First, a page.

A down on his luck military man named Clem Regan (Justin Arnold) returns home to live with his elderly mother after getting injured in battle. Things take a turn for the better as sparks fly between himself and his mother’s beautiful nurse, Evelyn (Aina Dumlao). No, this is not the plot for an upcoming Nicholas Sparks film. It’s one of many subplots in Xia Magnus’s thriller, SANZARU, and let me tell you, it’s quite a ride.

SANZARU predominantly follows Evelyn, who is balancing her work as a caregiver for Dena Regan (Jayne Taini), who is losing her battle with dementia, and taking care of her nephew Amos (Jon Viktor Corpuz), who has his own set of struggles, including getting expelled from school and a family secret no one wants to face.

Of course, their family secret is nothing on the one the Regans have been hiding for years. But that won’t be revealed until the last few moments of the film. SANZARU is the definition of a slow burn. Much of the film focuses on a bleak day to day life of caring for someone with dementia, which, in and of itself, is a devastating horror show.

A warning to any horror fans who are sensitive to flashing light, SANZARU primarily uses bright lights as a device to signify the supernatural. Scenes of tension in the movie are broken up by a bright light and a soft voice speaking another language. It’s at once confusing and jarring, as the voice is often begging for attention, desperately trying to warn someone, though it will be quite a while before we find out who or why.

Aside from the detached voices, much of the film is set firmly in reality. Evelyn must come to terms with the fact that she is now the primary caregiver for angsty teenager Amos. Clem tries to move past his trauma and start his life over, without leaning on his family. Amos works his body to exhaustion in an effort to process the way his family has passed him around, rather than just face the truth of his biological parentage.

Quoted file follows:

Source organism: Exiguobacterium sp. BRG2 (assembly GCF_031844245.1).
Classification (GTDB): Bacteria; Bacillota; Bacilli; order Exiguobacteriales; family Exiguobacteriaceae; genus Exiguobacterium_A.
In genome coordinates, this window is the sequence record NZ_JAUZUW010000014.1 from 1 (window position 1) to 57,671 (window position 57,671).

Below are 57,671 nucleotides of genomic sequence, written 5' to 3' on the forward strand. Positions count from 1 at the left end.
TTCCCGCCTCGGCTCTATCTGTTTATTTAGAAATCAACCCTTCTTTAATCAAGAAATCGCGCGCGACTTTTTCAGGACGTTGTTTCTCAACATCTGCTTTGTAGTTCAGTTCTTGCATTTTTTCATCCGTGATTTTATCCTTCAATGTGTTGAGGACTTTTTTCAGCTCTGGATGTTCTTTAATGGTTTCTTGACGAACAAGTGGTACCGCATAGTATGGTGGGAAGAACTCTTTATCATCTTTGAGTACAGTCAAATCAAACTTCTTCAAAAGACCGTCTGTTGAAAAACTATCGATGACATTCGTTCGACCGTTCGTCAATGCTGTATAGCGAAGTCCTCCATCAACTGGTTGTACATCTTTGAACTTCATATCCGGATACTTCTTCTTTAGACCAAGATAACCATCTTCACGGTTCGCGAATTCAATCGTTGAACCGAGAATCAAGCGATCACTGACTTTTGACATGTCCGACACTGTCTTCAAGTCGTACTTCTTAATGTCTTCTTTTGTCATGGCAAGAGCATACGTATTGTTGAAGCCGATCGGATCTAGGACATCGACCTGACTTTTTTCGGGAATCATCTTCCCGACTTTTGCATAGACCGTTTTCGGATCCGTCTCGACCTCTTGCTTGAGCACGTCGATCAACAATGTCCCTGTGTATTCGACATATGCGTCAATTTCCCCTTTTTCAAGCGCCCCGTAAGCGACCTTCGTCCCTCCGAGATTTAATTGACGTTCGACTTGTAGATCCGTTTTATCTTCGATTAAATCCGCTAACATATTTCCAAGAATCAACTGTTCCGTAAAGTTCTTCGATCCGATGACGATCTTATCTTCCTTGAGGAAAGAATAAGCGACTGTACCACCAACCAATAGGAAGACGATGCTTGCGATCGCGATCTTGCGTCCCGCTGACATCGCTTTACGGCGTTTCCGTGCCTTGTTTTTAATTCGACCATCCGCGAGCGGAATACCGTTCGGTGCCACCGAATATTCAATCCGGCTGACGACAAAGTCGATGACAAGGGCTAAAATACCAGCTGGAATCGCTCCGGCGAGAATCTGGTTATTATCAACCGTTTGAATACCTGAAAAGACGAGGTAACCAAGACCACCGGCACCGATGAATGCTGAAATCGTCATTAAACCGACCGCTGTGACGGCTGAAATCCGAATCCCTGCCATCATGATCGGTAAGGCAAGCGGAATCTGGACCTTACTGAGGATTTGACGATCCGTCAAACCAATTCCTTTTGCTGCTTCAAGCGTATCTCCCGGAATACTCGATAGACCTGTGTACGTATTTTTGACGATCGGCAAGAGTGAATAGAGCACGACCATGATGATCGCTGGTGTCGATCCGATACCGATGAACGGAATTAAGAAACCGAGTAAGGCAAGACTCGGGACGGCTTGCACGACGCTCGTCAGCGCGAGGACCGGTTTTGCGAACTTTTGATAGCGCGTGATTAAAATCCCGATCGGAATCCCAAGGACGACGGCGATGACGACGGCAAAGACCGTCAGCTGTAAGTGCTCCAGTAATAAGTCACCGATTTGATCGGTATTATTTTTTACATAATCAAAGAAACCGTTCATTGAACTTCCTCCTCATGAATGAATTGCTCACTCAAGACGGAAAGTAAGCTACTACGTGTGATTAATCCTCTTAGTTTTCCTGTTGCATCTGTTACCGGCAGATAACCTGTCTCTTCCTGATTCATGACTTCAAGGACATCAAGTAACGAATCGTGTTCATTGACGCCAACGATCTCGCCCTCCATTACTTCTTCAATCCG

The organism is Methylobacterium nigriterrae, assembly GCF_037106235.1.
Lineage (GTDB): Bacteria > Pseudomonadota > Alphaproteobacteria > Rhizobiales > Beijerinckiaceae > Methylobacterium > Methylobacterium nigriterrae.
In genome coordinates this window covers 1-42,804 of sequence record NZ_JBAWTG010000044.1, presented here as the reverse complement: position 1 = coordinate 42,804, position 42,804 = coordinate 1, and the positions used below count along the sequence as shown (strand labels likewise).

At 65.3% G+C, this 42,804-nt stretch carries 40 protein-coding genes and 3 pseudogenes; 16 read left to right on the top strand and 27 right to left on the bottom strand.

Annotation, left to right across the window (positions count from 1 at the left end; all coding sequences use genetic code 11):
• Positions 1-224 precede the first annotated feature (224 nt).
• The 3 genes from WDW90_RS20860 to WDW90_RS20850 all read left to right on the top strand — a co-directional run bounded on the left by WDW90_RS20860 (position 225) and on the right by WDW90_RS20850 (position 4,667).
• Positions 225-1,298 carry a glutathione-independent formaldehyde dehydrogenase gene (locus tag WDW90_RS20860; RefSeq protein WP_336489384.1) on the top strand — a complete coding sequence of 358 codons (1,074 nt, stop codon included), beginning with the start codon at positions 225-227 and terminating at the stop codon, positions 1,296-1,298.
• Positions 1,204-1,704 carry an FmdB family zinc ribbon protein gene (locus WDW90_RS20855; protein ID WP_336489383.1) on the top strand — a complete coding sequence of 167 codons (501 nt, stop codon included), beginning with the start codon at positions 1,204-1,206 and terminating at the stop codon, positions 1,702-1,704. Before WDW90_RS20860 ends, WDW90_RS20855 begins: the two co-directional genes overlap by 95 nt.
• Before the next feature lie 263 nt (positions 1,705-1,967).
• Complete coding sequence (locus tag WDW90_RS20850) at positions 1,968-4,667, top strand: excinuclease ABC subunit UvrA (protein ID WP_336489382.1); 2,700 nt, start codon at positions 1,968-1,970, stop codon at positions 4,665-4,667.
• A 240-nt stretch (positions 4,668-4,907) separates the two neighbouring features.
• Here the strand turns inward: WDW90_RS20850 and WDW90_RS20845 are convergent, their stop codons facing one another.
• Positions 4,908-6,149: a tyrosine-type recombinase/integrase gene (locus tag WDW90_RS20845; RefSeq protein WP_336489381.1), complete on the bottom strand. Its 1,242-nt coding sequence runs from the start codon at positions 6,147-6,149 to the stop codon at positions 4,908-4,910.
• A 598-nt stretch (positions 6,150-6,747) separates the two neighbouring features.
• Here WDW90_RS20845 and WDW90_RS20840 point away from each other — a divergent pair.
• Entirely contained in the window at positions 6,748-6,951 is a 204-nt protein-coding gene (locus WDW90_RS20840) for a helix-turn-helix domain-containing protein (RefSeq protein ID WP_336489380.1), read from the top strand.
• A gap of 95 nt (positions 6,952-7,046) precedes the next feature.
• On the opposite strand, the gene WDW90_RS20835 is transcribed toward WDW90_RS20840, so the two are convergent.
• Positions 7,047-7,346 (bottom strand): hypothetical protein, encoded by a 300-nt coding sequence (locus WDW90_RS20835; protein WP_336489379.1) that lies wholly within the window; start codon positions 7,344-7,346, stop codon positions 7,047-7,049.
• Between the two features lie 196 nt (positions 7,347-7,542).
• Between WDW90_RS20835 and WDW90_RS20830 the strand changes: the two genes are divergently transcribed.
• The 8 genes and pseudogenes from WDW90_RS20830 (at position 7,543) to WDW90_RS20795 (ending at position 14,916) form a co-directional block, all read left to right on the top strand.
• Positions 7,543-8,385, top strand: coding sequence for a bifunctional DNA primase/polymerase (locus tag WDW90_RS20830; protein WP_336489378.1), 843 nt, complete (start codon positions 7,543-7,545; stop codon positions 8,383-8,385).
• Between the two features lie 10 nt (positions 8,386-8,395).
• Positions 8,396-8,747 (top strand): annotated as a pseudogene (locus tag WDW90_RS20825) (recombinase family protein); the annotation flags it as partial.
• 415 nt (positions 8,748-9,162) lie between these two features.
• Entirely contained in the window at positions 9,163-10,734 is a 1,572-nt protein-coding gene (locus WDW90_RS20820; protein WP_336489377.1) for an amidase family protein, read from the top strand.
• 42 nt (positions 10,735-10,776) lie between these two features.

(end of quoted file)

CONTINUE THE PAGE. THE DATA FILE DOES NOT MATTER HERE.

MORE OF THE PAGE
However, the underlying current at the Regan house is nothing short of malicious. Dena is constantly putting herself into danger, getting up alone at night, wandering the property, looking for something that made no sense to Evelyn or Clem. She even goes so far as to accuse Amos of stealing from her, though refuses to admit why it’s so important.

Of course, this is all written off as a side effect of her dementia, which, to be fair, plays. But this is a thriller, and so we all know there’s a lot more going on than that. Much is said about the blood thinners Dena must take, which ends up being foreshadowing for more than one member of the Regan house. There aren’t really jump scares in SANZARU, though the frequent injuries and sometimes bloody breakdowns of Dena are jarring enough.

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One area where SANZARU excels is in making seemingly monotonous and innocuous tasks, such as going to the post office, ooze with a sense of dread and foreboding. The fear in the film is very atmospheric and subtle, albeit unrelenting. It’s one of those movies that seem slow, tip-toeing right up to the line of boring, before all of a sudden the other shoe drops, and all bets are off.

For me, the last twenty minutes of the movie changed everything. What started off as a slow-burn, suddenly heats up to a boil, with a nefarious child pornography scheme revealed in time as Evelyn discovers it. Perhaps, in rewatching, clues could be discovered earlier on in the film. But viewing it for the first time, it unfolds so quickly it almost didn’t feel real.

I’d also be remiss not to mention the form a certain evil presence takes, walking menacingly through the Regan house, a glowing, red-figure with its dick out, not unlike that unforgettable blue man in 2009 film Watchmen.

SANZARU asks, how far would you go to bury a dark family secret? It also posits that maybe you can escape the legal consequences for your actions, but you can’t outrun karma. And you can’t hide from the dead.

It’s certainly not your typical haunted house thriller, which is what I had originally anticipated, judging by the short plot summary. It is not going to be everyone’s cup of tea. However, for those who can appreciate nuances in horror – the idea that, sometimes, if not most times, the true monsters are human – SANZARU will find its audience.

Magnus does a great job of showcasing the everyday horrors that, thankfully, many of us will never have to face. He highlights traumatic themes, such as family drama and debilitating illness, showing that real life can be just as scary as any haunted house flick, if not more so. Mind you, many in the Trump era are already familiar with that concept. However, it can be refreshing, in a world where massive blockbusters like Avengers reign supreme, to see a picture so focused on the daily horrors of life. SANZARU could fit alongside many A24 classics of late.

SANZARU is not a big-budget thriller. It’s not going to have you jumping out of your seat, screaming at the screen. But, it will sit with you. It will creep into your mind like an earwig, slowly working its way to the forefront, long after you finish watching it. So, what would you do to protect your family — and could you handle the consequences?

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